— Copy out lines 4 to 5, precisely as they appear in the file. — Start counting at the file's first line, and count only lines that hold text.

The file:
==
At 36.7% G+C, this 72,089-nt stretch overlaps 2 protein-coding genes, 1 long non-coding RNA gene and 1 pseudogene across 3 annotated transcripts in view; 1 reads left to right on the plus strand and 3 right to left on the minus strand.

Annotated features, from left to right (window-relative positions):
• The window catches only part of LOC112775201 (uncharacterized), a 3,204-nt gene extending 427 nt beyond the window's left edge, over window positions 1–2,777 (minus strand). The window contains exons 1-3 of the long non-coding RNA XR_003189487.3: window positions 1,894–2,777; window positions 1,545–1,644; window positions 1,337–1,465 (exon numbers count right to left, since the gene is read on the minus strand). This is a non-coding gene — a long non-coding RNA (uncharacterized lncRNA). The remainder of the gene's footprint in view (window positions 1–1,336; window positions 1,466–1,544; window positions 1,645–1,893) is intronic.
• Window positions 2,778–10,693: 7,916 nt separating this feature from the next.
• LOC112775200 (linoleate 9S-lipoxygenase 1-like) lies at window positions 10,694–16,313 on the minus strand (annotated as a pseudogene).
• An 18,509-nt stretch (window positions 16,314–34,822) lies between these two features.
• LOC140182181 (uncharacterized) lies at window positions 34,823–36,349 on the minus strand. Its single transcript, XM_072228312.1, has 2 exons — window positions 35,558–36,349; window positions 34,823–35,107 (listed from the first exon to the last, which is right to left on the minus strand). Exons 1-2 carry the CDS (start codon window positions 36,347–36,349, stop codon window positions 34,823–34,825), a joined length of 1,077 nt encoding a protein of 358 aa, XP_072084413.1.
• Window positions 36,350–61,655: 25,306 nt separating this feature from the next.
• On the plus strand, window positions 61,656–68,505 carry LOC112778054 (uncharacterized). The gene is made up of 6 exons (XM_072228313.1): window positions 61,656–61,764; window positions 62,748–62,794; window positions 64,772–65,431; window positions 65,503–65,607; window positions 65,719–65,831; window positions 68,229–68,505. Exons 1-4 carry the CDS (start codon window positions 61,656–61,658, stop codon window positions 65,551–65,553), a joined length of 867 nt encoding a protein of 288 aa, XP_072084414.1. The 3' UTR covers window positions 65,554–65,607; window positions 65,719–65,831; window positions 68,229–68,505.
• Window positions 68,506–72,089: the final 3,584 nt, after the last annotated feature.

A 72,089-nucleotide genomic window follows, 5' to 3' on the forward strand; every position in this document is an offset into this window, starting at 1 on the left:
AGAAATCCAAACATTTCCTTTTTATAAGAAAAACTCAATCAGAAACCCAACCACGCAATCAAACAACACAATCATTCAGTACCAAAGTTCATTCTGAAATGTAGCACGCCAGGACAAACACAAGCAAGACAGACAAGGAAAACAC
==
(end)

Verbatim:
• Window positions 2,778–10,693: 7,916 nt separating this feature from the next.
• LOC112775200 (linoleate 9S-lipoxygenase 1-like) lies at window positions 10,694–16,313 on the minus strand (annotated as a pseudogene).